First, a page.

beets

beets

The aphrodisiac power of beets

Although at a glance or a nibble, this red root vegetable may not seem to be the most evocative of foods. But evidence of beets’ aphrodisiac power can be found as far back as sensually provocative murals on the ruins of Pompeii.

Need something more convincing? Aphrodite, the Greek goddess of love, ate beets to make herself more appealing. And, according to food historian Tori Avery, the ancient Romans sipped beet juice to promote that sexual feeling.

But it is a only in recent years that beets hit the big time as an aphrodisiac in the modern world. Why? Because in 2003, the British Government awarded a 126,000-pound grant to a farmer to market beetroot as the new secret to vitality. The root’s potency is in its high boron content, a mineral thought to influence the production of sexual hormones as well as improve the immune system.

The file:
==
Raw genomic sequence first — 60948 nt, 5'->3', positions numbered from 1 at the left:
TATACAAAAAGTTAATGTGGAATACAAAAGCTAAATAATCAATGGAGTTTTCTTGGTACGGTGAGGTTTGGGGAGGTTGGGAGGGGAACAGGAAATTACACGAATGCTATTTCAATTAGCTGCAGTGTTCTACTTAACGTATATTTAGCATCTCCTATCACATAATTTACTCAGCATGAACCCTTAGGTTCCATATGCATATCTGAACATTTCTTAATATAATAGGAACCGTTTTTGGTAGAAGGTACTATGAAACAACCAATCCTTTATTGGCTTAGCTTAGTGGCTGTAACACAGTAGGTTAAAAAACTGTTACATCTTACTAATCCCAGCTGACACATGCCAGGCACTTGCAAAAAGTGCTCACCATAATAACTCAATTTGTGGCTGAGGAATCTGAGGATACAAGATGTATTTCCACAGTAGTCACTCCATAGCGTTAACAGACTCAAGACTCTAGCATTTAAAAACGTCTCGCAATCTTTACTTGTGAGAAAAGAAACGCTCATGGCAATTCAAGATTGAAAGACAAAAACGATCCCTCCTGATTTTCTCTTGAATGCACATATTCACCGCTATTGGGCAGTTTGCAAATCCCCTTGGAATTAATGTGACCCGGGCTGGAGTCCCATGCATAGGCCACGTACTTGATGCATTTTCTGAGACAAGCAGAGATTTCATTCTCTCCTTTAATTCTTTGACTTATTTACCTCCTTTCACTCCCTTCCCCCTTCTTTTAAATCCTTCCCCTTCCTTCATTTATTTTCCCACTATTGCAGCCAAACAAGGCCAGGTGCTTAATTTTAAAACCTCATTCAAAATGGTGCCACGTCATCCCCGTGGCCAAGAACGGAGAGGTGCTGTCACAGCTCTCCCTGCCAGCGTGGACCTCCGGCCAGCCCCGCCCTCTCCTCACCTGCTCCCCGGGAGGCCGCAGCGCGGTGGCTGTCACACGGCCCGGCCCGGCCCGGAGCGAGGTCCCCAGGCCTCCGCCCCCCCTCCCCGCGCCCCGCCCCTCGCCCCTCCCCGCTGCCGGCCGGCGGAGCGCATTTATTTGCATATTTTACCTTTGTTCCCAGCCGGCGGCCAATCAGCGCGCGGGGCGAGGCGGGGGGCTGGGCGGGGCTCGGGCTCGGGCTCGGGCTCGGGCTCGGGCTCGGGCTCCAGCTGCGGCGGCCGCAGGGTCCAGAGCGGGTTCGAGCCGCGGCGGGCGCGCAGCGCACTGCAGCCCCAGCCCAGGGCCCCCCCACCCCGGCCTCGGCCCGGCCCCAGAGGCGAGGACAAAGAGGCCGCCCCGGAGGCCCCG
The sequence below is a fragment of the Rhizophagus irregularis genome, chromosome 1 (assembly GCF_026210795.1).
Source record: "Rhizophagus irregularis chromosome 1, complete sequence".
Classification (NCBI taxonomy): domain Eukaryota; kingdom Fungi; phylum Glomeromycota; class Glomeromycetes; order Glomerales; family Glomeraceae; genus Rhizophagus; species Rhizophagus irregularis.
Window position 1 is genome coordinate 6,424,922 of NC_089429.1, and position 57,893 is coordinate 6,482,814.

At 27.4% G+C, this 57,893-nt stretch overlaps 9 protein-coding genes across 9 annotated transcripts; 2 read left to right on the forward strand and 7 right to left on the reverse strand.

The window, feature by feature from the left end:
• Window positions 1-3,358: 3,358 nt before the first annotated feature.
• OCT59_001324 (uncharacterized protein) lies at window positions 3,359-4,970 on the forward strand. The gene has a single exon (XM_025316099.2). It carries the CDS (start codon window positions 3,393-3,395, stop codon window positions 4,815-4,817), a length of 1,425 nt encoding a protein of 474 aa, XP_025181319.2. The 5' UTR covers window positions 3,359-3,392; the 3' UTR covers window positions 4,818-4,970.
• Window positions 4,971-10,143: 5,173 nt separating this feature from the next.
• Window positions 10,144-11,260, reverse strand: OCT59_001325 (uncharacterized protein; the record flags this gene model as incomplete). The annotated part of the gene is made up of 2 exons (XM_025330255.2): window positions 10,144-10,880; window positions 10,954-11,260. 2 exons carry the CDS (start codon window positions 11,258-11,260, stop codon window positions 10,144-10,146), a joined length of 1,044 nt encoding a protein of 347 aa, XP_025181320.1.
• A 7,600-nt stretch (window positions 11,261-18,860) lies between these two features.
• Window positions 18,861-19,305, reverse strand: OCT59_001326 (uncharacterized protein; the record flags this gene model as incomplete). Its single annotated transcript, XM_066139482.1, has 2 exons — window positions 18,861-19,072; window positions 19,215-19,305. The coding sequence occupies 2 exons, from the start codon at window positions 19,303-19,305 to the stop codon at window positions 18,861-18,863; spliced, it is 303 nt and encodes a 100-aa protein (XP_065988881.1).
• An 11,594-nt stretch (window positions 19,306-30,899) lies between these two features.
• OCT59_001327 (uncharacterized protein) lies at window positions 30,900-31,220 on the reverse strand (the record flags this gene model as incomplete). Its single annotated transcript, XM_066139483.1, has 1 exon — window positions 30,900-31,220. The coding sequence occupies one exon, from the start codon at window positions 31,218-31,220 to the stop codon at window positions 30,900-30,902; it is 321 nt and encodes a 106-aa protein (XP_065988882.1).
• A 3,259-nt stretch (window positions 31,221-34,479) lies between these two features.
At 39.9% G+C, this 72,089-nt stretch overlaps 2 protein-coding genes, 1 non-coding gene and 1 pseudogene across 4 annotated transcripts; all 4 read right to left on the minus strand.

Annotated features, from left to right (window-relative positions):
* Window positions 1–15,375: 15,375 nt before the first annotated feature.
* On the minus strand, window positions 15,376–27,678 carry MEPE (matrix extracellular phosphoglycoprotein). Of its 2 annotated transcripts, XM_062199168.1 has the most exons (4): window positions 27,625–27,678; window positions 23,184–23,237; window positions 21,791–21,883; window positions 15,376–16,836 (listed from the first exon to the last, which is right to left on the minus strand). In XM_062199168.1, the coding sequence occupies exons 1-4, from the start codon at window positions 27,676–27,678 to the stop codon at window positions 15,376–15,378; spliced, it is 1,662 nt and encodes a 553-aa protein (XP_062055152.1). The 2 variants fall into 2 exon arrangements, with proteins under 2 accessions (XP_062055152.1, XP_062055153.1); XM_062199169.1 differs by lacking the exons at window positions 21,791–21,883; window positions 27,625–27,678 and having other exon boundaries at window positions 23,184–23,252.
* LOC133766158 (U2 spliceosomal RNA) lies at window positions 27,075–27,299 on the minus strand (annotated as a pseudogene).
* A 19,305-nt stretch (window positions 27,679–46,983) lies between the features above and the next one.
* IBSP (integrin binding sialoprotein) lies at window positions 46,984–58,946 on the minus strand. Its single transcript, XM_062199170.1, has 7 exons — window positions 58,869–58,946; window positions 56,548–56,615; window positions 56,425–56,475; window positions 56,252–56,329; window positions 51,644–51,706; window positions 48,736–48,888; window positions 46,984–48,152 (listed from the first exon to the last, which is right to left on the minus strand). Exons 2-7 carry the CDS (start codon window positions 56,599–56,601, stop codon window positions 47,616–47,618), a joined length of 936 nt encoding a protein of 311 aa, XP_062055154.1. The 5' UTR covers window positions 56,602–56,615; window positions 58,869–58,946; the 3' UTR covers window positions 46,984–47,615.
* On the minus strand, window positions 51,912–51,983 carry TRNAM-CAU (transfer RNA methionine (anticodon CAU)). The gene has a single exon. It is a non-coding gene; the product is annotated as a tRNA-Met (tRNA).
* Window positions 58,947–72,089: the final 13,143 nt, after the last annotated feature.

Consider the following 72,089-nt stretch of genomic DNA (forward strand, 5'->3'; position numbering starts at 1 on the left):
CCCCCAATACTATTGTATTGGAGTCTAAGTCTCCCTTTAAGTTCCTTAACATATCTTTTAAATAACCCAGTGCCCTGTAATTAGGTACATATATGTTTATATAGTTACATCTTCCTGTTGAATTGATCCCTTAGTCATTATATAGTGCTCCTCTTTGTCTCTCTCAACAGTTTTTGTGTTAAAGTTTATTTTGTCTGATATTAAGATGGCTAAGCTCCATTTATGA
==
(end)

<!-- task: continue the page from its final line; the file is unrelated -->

Oh, and chew on this: Beetroot also shows evidence of isobutyl methoxy pyrazine, said to be the most powerfully stimulating smell on earth.

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